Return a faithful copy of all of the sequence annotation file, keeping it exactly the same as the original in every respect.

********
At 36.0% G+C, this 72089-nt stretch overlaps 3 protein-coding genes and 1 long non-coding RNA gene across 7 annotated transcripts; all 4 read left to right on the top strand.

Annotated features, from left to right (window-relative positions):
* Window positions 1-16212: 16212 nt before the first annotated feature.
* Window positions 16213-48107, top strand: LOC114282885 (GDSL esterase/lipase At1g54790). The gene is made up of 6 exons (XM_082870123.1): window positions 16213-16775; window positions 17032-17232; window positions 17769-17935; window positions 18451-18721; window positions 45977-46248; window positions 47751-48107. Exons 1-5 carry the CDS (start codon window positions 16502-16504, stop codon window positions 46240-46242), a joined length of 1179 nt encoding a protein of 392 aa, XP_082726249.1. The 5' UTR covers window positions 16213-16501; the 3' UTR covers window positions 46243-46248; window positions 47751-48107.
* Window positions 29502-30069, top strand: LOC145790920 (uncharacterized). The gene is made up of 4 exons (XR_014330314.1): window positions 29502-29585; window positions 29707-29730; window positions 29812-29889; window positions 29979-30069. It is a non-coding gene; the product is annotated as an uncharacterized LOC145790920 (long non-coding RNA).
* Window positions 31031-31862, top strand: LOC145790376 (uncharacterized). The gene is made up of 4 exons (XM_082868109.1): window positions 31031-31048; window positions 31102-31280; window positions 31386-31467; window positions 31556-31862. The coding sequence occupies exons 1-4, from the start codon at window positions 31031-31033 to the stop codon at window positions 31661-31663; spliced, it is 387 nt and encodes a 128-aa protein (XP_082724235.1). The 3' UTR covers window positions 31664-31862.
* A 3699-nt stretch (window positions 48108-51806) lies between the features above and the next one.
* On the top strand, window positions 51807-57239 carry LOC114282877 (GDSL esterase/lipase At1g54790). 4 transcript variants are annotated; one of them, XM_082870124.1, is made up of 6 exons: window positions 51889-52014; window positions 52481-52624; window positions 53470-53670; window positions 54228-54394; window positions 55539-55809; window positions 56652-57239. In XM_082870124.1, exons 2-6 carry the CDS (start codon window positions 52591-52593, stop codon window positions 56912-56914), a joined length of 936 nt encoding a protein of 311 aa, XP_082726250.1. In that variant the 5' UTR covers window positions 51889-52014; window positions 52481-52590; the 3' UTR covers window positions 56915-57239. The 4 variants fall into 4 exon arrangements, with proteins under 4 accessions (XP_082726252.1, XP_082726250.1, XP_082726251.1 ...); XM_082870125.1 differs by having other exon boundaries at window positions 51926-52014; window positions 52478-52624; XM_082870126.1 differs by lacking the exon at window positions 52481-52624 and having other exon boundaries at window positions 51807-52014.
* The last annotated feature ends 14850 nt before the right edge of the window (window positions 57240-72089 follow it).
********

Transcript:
At 36.0% G+C, this 72089-nt stretch overlaps 3 protein-coding genes and 1 long non-coding RNA gene across 7 annotated transcripts; all 4 read left to right on the top strand.

Annotated features, from left to right (window-relative positions):
* Window positions 1-16212: 16212 nt before the first annotated feature.
* Window positions 16213-48107, top strand: LOC114282885 (GDSL esterase/lipase At1g54790). The gene is made up of 6 exons (XM_082870123.1): window positions 16213-16775; window positions 17032-17232; window positions 17769-17935; window positions 18451-18721; window positions 45977-46248; window positions 47751-48107. Exons 1-5 carry the CDS (start codon window positions 16502-16504, stop codon window positions 46240-46242), a joined length of 1179 nt encoding a protein of 392 aa, XP_082726249.1. The 5' UTR covers window positions 16213-16501; the 3' UTR covers window positions 46243-46248; window positions 47751-48107.
* Window positions 29502-30069, top strand: LOC145790920 (uncharacterized). The gene is made up of 4 exons (XR_014330314.1): window positions 29502-29585; window positions 29707-29730; window positions 29812-29889; window positions 29979-30069. It is a non-coding gene; the product is annotated as an uncharacterized LOC145790920 (long non-coding RNA).
* Window positions 31031-31862, top strand: LOC145790376 (uncharacterized). The gene is made up of 4 exons (XM_082868109.1): window positions 31031-31048; window positions 31102-31280; window positions 31386-31467; window positions 31556-31862. The coding sequence occupies exons 1-4, from the start codon at window positions 31031-31033 to the stop codon at window positions 31661-31663; spliced, it is 387 nt and encodes a 128-aa protein (XP_082724235.1). The 3' UTR covers window positions 31664-31862.
* A 3699-nt stretch (window positions 48108-51806) lies between the features above and the next one.
* On the top strand, window positions 51807-57239 carry LOC114282877 (GDSL esterase/lipase At1g54790). 4 transcript variants are annotated; one of them, XM_082870124.1, is made up of 6 exons: window positions 51889-52014; window positions 52481-52624; window positions 53470-53670; window positions 54228-54394; window positions 55539-55809; window positions 56652-57239. In XM_082870124.1, exons 2-6 carry the CDS (start codon window positions 52591-52593, stop codon window positions 56912-56914), a joined length of 936 nt encoding a protein of 311 aa, XP_082726250.1. In that variant the 5' UTR covers window positions 51889-52014; window positions 52481-52590; the 3' UTR covers window positions 56915-57239. The 4 variants fall into 4 exon arrangements, with proteins under 4 accessions (XP_082726252.1, XP_082726250.1, XP_082726251.1 ...); XM_082870125.1 differs by having other exon boundaries at window positions 51926-52014; window positions 52478-52624; XM_082870126.1 differs by lacking the exon at window positions 52481-52624 and having other exon boundaries at window positions 51807-52014.
* The last annotated feature ends 14850 nt before the right edge of the window (window positions 57240-72089 follow it).